When Maggie Svirk was looking to open a Lilly Pulitzer boutique somewhere on the North Shore, she considered several locations. What she saw at Lynnfield’s MarketStreet, however, convinced her that the ambitious development in the small suburban town was the right spot for her to realize her entrepreneurial goals.
“What drew me most to Lynnfield was just the vibe that MarketStreet had,” Svirk says. “I loved that it was a family-friendly community center. There’s always moms walking around with strollers, and people on the green. People are here not just for shopping.”
Lynnfield, originally settled as part of Lynn in the 17th century, has always been a suburban outpost of Boston. In the past, parts of the town were peacefully agrarian, while other parts served as a more commercial center because of their easy accessibility to the city.
Over the years, the community evolved into a quiet, residential commuter town, in which tree-lined streets wind past historic houses. Then, in 2013, the southern part of Lynnfield regained the commercial bustle of the past, with the opening of MarketStreet, a mixed-use development that combines apartments, eateries, shopping, and entertainment in one location.
“When WS Development envisioned this property, they hoped it would become a gathering spot, a community hub,” says Charlotte Woods, general manager of MarketStreet.
That vision has become a reality over the past eight years, says Woods. The development, she says, has become something of a town center for Lynnfield. People who visit treat the center as a place to slow down and enjoy a day of shopping, browsing, eating, and relaxing, rather than just a spot to run a few busy errands.
The center of the property is the “Green,” an open space that is regularly repurposed for new, engaging events and activities. In the winter, the development’s popular skating rink occupies the space, bringing some traditional cold-weather fun to the center. In other seasons the Green hosts children’s music performances, workout classes, and interactive art displays, like last year’s Los Trompos, colorful, outsized spinning tops that visitors were welcome to climb in and ride.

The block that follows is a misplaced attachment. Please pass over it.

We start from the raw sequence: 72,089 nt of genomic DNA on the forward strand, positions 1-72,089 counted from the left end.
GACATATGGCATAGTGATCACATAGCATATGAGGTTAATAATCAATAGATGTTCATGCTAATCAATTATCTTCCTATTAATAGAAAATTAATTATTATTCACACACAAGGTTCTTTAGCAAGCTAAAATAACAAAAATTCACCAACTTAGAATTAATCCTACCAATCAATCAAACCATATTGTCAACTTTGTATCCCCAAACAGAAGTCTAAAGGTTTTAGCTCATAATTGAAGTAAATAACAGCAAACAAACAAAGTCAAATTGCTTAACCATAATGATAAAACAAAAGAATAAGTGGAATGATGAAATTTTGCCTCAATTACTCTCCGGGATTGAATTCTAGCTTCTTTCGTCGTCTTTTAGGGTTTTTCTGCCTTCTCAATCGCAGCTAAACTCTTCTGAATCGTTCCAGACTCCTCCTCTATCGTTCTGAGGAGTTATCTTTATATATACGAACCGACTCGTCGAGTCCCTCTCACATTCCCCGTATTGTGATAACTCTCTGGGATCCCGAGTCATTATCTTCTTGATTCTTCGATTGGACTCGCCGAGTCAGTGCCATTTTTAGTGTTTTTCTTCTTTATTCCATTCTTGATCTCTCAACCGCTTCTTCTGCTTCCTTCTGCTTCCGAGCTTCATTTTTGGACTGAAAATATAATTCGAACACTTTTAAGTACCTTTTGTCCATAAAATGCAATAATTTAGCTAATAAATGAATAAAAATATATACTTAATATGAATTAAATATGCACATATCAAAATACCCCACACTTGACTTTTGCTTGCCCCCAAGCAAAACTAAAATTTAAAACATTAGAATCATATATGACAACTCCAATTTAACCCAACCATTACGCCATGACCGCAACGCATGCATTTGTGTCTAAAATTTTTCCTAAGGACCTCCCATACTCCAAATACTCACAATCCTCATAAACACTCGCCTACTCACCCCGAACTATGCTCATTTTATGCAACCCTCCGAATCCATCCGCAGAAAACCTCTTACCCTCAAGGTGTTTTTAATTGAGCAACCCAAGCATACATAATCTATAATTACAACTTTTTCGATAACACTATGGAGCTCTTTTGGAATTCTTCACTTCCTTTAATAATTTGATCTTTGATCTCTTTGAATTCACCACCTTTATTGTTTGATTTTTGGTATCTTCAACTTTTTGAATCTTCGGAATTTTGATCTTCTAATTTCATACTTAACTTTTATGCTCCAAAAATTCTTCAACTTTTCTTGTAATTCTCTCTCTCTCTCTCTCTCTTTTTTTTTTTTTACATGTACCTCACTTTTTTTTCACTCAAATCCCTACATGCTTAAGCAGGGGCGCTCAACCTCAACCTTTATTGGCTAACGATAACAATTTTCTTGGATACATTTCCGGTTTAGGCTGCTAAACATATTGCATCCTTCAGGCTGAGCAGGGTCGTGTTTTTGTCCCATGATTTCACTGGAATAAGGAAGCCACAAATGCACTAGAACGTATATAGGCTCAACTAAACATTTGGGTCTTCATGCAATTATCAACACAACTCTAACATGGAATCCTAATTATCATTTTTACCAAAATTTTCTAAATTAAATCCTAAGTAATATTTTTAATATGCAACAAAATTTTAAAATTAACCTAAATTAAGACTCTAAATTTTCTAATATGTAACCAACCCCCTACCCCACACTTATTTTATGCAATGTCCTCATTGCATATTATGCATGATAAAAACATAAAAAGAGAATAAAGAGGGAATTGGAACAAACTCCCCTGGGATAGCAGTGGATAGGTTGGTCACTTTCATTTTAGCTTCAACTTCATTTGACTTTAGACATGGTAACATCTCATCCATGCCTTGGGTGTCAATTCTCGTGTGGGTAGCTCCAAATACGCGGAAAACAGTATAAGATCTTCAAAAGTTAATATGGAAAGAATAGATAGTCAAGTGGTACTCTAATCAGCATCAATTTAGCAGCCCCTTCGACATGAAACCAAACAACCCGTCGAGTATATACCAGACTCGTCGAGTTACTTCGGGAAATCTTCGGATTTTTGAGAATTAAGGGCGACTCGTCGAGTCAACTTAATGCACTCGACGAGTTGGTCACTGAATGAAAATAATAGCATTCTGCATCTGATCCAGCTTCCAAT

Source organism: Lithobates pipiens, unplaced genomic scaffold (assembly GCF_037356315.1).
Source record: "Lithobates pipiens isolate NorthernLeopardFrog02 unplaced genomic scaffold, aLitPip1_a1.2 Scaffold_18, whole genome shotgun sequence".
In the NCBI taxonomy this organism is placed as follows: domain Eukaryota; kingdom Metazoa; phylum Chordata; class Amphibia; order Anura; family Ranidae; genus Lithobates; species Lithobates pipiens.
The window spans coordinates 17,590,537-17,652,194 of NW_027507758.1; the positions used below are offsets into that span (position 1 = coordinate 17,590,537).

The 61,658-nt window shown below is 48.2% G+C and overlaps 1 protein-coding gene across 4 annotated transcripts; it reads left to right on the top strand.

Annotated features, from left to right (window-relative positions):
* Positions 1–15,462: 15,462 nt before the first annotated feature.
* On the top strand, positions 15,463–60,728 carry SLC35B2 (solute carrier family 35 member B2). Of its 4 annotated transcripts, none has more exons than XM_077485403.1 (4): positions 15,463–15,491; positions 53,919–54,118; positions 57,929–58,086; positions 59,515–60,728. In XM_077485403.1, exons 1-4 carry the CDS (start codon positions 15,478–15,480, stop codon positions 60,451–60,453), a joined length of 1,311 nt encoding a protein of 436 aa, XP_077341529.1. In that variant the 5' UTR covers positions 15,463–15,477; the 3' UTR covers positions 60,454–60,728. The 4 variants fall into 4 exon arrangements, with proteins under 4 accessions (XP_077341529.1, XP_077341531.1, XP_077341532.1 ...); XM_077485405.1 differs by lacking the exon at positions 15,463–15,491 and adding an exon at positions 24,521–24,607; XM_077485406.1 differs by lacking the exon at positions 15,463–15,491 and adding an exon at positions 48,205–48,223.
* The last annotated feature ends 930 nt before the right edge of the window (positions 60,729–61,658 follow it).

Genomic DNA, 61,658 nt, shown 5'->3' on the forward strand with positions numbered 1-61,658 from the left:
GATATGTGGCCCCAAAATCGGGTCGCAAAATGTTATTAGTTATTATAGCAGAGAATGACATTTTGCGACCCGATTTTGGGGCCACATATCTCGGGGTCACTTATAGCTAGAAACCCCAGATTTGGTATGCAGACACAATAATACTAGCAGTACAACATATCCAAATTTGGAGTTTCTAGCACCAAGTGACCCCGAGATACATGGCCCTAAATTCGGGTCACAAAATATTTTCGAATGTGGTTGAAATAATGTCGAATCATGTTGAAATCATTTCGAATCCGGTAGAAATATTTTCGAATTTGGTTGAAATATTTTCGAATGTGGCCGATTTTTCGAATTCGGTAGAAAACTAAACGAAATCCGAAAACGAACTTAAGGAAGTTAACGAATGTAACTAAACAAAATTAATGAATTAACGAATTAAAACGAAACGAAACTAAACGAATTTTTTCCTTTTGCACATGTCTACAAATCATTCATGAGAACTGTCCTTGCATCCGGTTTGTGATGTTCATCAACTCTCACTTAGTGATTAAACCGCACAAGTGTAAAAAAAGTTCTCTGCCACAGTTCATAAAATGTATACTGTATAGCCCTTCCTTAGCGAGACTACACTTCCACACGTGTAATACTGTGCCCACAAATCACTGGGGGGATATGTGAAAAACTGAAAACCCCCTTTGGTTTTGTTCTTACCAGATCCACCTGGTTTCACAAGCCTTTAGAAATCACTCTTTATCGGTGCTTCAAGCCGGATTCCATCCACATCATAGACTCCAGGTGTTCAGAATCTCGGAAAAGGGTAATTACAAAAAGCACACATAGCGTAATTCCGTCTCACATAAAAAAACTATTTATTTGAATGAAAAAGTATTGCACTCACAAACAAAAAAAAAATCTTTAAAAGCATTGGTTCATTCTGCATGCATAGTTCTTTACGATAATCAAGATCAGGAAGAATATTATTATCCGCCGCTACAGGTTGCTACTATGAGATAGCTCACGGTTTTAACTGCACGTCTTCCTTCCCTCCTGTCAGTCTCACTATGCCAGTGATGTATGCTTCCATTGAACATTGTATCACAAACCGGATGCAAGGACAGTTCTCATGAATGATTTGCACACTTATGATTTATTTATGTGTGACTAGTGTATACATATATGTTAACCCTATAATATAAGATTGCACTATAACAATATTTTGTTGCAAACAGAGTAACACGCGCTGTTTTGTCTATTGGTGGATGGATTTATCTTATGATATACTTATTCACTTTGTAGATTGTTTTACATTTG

MarketStreet also strives to incorporate locally owned businesses into its lineup of national brands. Clothes-shoppers can browse the racks at Abercrombie & Fitch or J.Crew, then check out the curated, multi-designer offerings at independent boutiques like Sanctum Style or Cattivo.
“It’s nice to see they’re making an effort to make sure small businesses like myself have a place here among the bigger brands,” says Jaime Sloan, owner of Sanctum Style, which opened in September. “It really is a great destination.”
Beyond clothing, there is a toy shop, a bakery dedicated to dog treats, a Williams Sonoma for all your gourmet needs, gift shops, an Apple store, and even a bricks-and-mortar Amazon store. Boston-based Wayfair has also announced that MarketStreet will be home to its first physical furniture store when AllModern opens in Lynnfield (construction starts in the spring).
MarketStreet also offers close to 20 spots to eat, whether you’re refueling after shopping or meeting some friends for a night out. The dining options range from casual poké bowls and pizza to creative seafood and upscale Italian steaks. Many of the eateries are locations in locally owned restaurant groups: Alchemy is part of Serenitee Restaurants, responsible for many popular North Shore spots, and the newly opened Burton’s Grill is the latest location for the chain that started on the South Shore.
Even as MarketStreet has striven to build its own community, the development has worked with Lynnfield residents and organizations to forge and strengthen ties with the town. This past year MarketStreet commissioned a mural on the theme of diversity, working with local group Lynnfield 4 Love. Another mural is planned for the coming year, Woods says.
The space, she says, will continue to grow and expand in coming years. The goal, however, will always be to keep community at its heart.
“They’re looking to create the perfect blend of modern convenience and small-town charm,” Woods says. “We’re really working on creating that wholesome experience here.”